PROVIDENCE, R.I. (WPRI) – A task force assigned to map out a strategy for addressing Rhode Island’s school infrastructure needs met for the first time Friday to discuss a consultant’s report that found the state’s 306 public schools will need between $600 million and $3 billion in repairs in the coming years.
During a 90-minute meeting at Rhode Island College, the 16-member Rhode Island School Building Task Force was presented with an overview of the infrastructure challenges facing every school district in the state made by representatives from Jacobs, the consulting firm who evaluated all of the state’s schools over the last few years.
The numbers are big: addressing the most urgent needs in every school – making them all warm, safe and dry – would cost $627 million. In order to bring all schools into good condition, the cost would be $2.2 billion. The projected costs could grow to $3 billion when anticipated future repairs are considered.
The task force, co-chaired by state Treasurer Seth Magaziner and Education Commissioner Ken Wagner, is comprised of union leaders, policymakers and local officials. Magaziner said it will likely meet five or six times before it issues a report outlining recommendations. The report is due to Gov. Gina Raimondo Dec. 15.
“The longer we wait to do something about this, the more expensive it’s going to get,” Magaziner said prior to the Jacobs presentation.
The task force didn’t dive into potential solutions during Friday’s meeting, although everyone involved has acknowledged paying for the repairs will likely require more borrowing from municipalities and, potentially, the state.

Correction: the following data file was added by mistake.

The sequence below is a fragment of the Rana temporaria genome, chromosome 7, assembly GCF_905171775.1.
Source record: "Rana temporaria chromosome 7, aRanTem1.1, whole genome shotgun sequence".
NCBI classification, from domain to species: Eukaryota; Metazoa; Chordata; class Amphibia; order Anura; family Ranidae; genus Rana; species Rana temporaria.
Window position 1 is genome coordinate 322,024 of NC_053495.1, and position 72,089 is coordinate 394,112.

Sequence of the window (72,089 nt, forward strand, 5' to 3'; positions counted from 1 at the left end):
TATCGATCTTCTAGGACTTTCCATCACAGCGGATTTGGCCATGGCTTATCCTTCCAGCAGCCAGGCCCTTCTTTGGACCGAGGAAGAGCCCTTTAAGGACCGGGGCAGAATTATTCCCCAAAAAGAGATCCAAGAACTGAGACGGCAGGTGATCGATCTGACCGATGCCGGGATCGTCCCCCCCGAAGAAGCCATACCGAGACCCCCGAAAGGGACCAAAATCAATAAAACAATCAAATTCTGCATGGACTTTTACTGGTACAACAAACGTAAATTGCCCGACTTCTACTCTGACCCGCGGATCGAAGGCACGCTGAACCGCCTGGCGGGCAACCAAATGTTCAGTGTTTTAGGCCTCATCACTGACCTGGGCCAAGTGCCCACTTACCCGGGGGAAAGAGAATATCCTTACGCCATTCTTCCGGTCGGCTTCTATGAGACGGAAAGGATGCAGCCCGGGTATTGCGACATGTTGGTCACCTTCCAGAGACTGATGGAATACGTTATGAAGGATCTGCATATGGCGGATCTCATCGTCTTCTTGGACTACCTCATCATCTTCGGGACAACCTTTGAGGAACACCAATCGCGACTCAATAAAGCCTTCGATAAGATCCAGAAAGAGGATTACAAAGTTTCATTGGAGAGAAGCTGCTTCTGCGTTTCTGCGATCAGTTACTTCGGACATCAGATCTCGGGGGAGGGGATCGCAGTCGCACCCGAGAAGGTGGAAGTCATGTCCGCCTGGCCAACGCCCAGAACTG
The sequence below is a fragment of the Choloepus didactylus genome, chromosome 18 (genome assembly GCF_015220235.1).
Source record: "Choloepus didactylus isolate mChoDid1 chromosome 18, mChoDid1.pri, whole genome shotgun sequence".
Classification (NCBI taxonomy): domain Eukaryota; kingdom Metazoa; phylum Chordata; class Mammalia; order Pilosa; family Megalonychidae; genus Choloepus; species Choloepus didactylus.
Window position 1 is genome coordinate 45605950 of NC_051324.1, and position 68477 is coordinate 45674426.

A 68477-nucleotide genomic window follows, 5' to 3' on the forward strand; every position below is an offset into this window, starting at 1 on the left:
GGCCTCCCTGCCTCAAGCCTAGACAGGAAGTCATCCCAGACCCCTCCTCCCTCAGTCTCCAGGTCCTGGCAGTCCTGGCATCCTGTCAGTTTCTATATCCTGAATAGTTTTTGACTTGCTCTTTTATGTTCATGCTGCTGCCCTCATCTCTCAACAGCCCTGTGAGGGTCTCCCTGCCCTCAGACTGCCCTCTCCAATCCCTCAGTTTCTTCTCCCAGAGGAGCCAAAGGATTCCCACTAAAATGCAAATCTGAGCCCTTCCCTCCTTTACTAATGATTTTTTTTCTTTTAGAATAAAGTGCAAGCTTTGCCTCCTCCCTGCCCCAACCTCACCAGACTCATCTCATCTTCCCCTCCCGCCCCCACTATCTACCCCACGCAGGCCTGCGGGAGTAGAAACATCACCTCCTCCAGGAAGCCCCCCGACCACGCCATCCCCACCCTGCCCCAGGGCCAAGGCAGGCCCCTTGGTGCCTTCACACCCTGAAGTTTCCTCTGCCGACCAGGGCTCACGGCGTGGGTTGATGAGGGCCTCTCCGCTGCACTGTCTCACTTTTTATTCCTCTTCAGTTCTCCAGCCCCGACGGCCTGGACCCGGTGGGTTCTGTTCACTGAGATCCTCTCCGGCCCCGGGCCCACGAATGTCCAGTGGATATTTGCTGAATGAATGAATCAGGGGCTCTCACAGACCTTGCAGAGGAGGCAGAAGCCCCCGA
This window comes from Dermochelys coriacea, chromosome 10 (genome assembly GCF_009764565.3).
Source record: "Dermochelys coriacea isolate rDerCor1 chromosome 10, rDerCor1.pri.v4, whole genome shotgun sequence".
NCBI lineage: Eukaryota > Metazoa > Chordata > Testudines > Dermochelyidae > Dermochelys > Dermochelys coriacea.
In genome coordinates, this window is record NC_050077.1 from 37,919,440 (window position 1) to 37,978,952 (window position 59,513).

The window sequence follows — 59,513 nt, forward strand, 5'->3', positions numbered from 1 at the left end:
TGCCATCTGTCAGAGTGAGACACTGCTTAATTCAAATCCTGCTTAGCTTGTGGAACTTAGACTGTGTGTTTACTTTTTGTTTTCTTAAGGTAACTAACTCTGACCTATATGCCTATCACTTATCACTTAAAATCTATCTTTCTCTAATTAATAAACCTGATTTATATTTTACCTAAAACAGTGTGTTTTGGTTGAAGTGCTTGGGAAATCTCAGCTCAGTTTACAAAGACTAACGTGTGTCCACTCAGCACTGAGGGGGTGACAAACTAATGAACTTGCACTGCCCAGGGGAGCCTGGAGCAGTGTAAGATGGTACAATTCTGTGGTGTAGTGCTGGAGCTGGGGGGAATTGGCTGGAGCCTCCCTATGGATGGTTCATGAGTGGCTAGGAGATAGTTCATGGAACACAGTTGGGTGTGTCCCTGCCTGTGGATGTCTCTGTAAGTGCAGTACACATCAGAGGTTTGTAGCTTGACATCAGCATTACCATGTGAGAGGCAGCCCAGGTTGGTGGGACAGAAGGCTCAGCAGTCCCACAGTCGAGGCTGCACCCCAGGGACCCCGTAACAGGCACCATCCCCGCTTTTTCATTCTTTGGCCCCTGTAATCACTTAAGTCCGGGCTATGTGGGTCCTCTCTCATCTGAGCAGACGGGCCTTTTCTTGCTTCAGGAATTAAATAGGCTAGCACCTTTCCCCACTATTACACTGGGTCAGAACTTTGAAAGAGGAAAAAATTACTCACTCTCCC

Magaziner noted that the state’s current school repair formula requires municipalities to borrow funds up front, with the state providing approximately $80 million in reimbursements each year. State reimbursement rates range from 35% to 97% depending on the district, but the program can be inefficient because communities with lower bond ratings end up borrowing at higher interest rates.
The consultants from Jacobs recommended a range of options for state and local leaders to consider, including a statewide bond, more annual construction aid in the state budget and a dedicated funding stream for school repairs. On the local side, the consultants have suggested potentially consolidating smaller schools into new, larger school buildings.
The consultants have also recommended the state prioritize essential projects; encourage districts to use capital reserve funds in order to limit the amount of borrowing; consider public-private partnerships; develop a community engagement strategy; and establish basic standards for school infrastructure.